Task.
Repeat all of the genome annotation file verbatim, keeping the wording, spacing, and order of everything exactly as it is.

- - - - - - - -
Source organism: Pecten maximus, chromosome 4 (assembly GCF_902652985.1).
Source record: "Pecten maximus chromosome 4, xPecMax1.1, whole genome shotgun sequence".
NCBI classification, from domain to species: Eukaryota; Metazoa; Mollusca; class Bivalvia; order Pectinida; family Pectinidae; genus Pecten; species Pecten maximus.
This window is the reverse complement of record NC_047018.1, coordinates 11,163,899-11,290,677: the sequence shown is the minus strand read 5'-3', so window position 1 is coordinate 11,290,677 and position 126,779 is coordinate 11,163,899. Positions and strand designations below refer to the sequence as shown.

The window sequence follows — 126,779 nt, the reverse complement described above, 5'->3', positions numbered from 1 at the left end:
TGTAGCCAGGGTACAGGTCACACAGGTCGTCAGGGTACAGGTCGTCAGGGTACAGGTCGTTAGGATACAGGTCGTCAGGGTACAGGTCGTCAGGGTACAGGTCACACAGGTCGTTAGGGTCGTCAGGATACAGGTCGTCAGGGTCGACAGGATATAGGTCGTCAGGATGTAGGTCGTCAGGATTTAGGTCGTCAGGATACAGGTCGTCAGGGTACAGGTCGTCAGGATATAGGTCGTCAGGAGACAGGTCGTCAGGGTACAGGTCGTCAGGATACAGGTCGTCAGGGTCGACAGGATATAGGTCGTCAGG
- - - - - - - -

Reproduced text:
Source organism: Pecten maximus, chromosome 4 (assembly GCF_902652985.1).
Source record: "Pecten maximus chromosome 4, xPecMax1.1, whole genome shotgun sequence".
NCBI classification, from domain to species: Eukaryota; Metazoa; Mollusca; class Bivalvia; order Pectinida; family Pectinidae; genus Pecten; species Pecten maximus.
This window is the reverse complement of record NC_047018.1, coordinates 11,163,899-11,290,677: the sequence shown is the minus strand read 5'-3', so window position 1 is coordinate 11,290,677 and position 126,779 is coordinate 11,163,899. Positions and strand designations below refer to the sequence as shown.

The window sequence follows — 126,779 nt, the reverse complement described above, 5'->3', positions numbered from 1 at the left end:
TGTAGCCAGGGTACAGGTCACACAGGTCGTCAGGGTACAGGTCGTCAGGGTACAGGTCGTTAGGATACAGGTCGTCAGGGTACAGGTCGTCAGGGTACAGGTCACACAGGTCGTTAGGGTCGTCAGGATACAGGTCGTCAGGGTCGACAGGATATAGGTCGTCAGGATGTAGGTCGTCAGGATTTAGGTCGTCAGGATACAGGTCGTCAGGGTACAGGTCGTCAGGATATAGGTCGTCAGGAGACAGGTCGTCAGGGTACAGGTCGTCAGGATACAGGTCGTCAGGGTCGACAGGATATAGGTCGTCAGG